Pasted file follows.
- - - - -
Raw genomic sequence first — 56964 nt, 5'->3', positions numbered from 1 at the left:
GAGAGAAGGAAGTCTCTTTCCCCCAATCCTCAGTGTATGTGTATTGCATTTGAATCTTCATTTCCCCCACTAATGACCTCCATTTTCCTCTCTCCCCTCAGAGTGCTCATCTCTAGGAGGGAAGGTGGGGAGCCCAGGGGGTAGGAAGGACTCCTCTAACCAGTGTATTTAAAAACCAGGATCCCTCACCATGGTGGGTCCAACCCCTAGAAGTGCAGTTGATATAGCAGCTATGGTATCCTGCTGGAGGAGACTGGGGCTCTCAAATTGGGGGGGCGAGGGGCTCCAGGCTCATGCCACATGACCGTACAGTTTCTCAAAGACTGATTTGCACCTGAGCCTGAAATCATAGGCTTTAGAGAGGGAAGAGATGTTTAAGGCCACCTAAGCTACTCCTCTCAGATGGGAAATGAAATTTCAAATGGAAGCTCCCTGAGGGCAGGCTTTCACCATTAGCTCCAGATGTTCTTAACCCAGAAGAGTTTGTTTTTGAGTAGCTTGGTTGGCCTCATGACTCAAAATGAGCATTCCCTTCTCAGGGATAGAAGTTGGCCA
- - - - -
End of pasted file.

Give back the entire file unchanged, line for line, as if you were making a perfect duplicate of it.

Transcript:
Raw genomic sequence first — 56964 nt, 5'->3', positions numbered from 1 at the left:
GAGAGAAGGAAGTCTCTTTCCCCCAATCCTCAGTGTATGTGTATTGCATTTGAATCTTCATTTCCCCCACTAATGACCTCCATTTTCCTCTCTCCCCTCAGAGTGCTCATCTCTAGGAGGGAAGGTGGGGAGCCCAGGGGGTAGGAAGGACTCCTCTAACCAGTGTATTTAAAAACCAGGATCCCTCACCATGGTGGGTCCAACCCCTAGAAGTGCAGTTGATATAGCAGCTATGGTATCCTGCTGGAGGAGACTGGGGCTCTCAAATTGGGGGGGCGAGGGGCTCCAGGCTCATGCCACATGACCGTACAGTTTCTCAAAGACTGATTTGCACCTGAGCCTGAAATCATAGGCTTTAGAGAGGGAAGAGATGTTTAAGGCCACCTAAGCTACTCCTCTCAGATGGGAAATGAAATTTCAAATGGAAGCTCCCTGAGGGCAGGCTTTCACCATTAGCTCCAGATGTTCTTAACCCAGAAGAGTTTGTTTTTGAGTAGCTTGGTTGGCCTCATGACTCAAAATGAGCATTCCCTTCTCAGGGATAGAAGTTGGCCA